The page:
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Terumasa Hino & Masabumi Kikuchi: Edges & Counter Current

Andrey Henkin By

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Terumasa Hino/Masabumi Kikuchi
Edges
Sony Japan
2008


Terumasa Hino/Masabumi Kikuchi Quintet
Counter Current
Sony Japan
2008




The similarities between two new releases by Japanese legends Terumasa Hino and Masabumi Kikuchi are obvious. Both were recorded within the same two weeks at the same studio. Both share broadly painted abstract covers on their appealing LP-style gatefold sleeves. Both are mostly originals by the pair, including two versions of two pieces book ending each disc. Even the aesthetics, despite the first being a duet and the other a quintet, have something in common. Palpably companion pieces, for all their similarities, these are distinct albums. But one thing they both contain is possibly the most surprising. Though continuing a partnership begun decades ago, the albums don't demonstrate an expected easy comfort; that is their strength.

Edges is an uncommon duet between an unusual pairing. Piano and trumpet inhabit a similar tonal range so any counterpoint is of a subtler breed. The eight pieces, including the two takes of the title track that begin and end the album, are aural representations of the album artwork: painted in bold expressionistic strokes. What is fascinating though is the tangible sense of tension. When one listens to a duet, breezy dialogue or spirited agreements are usually the expectation. Hino and Kikuchi are obviously old friends but ones who seem to have little in common. When their careers began, they were closer in spirit; the intervening years have separated them. They are like adults who are friends because they grew up next to each other. This turns Edges into a session whose appeal is in its agitation. Each author has his pieces dominated by the other musician and the solo pieces are almost exhalations. "I Fall In Love Too Easily," the album's only standard, exemplifies this ironic relationship.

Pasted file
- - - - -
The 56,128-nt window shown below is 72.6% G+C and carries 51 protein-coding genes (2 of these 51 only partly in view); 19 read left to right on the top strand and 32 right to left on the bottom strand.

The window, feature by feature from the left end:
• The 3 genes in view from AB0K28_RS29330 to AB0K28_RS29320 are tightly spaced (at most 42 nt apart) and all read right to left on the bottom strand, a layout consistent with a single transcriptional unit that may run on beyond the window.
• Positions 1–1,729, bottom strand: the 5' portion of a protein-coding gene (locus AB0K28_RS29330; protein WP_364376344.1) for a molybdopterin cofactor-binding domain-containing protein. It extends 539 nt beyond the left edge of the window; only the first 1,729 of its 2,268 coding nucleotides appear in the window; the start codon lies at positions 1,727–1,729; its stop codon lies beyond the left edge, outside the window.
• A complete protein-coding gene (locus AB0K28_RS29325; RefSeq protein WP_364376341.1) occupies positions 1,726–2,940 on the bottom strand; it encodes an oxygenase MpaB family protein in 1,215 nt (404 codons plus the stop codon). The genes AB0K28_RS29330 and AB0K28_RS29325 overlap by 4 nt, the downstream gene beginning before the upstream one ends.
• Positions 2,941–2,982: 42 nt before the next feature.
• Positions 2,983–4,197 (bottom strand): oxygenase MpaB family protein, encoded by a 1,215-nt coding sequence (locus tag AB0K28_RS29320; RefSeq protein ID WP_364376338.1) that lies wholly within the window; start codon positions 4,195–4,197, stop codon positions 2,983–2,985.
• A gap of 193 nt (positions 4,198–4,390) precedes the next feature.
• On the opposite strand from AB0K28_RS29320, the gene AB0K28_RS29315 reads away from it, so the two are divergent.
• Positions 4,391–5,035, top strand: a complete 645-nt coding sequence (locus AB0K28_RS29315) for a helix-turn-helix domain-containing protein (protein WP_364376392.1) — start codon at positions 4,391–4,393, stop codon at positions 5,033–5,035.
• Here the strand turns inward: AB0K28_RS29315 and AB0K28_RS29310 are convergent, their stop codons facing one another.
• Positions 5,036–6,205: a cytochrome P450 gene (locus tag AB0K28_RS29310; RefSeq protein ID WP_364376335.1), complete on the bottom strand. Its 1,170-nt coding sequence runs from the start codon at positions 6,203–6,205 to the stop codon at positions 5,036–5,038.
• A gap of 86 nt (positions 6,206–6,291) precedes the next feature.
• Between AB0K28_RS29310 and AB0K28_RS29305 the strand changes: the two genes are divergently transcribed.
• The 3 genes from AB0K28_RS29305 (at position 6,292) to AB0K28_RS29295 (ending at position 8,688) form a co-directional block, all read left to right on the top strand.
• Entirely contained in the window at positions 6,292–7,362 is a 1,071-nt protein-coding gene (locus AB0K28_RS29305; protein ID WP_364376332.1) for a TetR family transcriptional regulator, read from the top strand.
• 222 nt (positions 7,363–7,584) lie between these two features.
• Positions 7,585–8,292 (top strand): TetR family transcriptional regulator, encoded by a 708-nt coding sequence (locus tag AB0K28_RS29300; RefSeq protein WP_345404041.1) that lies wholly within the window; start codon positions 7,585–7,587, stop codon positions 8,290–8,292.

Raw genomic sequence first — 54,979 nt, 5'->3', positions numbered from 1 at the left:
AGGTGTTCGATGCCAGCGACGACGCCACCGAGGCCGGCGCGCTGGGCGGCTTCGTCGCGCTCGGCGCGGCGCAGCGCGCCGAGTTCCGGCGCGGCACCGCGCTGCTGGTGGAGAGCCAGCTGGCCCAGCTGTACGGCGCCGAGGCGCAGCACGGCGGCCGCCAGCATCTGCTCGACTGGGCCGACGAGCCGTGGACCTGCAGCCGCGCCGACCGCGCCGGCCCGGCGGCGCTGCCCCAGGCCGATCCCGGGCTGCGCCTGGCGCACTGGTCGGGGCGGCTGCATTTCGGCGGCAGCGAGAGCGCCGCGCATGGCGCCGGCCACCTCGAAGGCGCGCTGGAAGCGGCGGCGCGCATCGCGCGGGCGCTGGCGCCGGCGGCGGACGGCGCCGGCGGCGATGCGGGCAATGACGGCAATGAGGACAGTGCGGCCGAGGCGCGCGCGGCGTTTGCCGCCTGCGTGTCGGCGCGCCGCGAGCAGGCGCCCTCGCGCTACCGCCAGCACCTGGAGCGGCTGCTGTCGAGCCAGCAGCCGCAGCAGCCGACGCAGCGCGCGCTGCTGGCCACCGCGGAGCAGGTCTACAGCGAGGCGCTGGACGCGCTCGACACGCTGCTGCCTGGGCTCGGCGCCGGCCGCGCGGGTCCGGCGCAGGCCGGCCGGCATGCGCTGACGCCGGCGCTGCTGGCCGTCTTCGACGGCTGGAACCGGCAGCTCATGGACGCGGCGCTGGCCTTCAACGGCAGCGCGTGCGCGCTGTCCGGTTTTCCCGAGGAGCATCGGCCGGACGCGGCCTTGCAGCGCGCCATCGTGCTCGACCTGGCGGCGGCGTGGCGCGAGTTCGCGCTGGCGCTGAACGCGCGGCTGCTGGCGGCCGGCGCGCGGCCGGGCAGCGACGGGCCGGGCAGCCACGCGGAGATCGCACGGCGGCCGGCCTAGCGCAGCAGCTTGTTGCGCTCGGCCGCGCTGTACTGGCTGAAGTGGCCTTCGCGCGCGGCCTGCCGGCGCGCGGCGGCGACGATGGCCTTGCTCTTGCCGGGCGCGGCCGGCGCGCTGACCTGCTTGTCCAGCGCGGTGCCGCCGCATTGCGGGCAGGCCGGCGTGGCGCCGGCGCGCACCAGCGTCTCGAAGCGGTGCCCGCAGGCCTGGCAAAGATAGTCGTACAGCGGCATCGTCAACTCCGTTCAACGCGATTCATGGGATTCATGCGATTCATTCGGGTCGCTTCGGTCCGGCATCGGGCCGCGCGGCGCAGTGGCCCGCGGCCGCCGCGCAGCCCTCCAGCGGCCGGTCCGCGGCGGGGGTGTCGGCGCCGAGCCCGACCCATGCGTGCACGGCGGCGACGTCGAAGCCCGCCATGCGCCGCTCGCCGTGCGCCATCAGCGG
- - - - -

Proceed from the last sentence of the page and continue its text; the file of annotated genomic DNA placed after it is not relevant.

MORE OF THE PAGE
Counter Current brings the pair together with a multi-generational trio to explore another set of originals, this time almost exclusively by Kikuchi. The effect is that of strangers on a long train ride trying to find out what they have in common but amiably engaging in disagreements along the way. Hino is more muted, allowing more room for the cultured musings of Michael Attias' alto (who also contributes one piece). And Kikuchi forms part of a remarkably porous rhythm section, Thomas Morgan's Charlie Haden-esque bass gently overlaying Paul Motian's drums, like a bullfrog jumping languidly from lily pad to lily pad on a still pond. Though the instrumentation is typically modern, the feeling is not overly cerebral. Counter Current, like Edges, is an apt name for this beguiling document.


Tracks and Personnel

Edges

Tracks: Edges (ver. 1); Is It?; Alone, Alone And Alone; Can't Describe; I Fall In Love Too Easily; Dad, I Miss You (trumpet solo); My Kinda Yesterday (piano solo); Edges (ver. 2).

Personnel: Terumasa Hino: trumpet; Masabumi Kikuchi: piano.

Counter Current

Tracks: J. L. L. (ver. 1); Sky Over Rain Forest; Blue in Yellow (for Mark Rothko); Misery on the Hudson; Making the Elephant Run (ver. 1); Making the Elephant Run (ver. 2); J. L. L. (ver. 1).

Personnel: Terumasa Hino: trumpet; Masabumi Kikuchi: piano; Michael Attias: alto sax; Thomas Morgan; bass; Paul Motian: drums.


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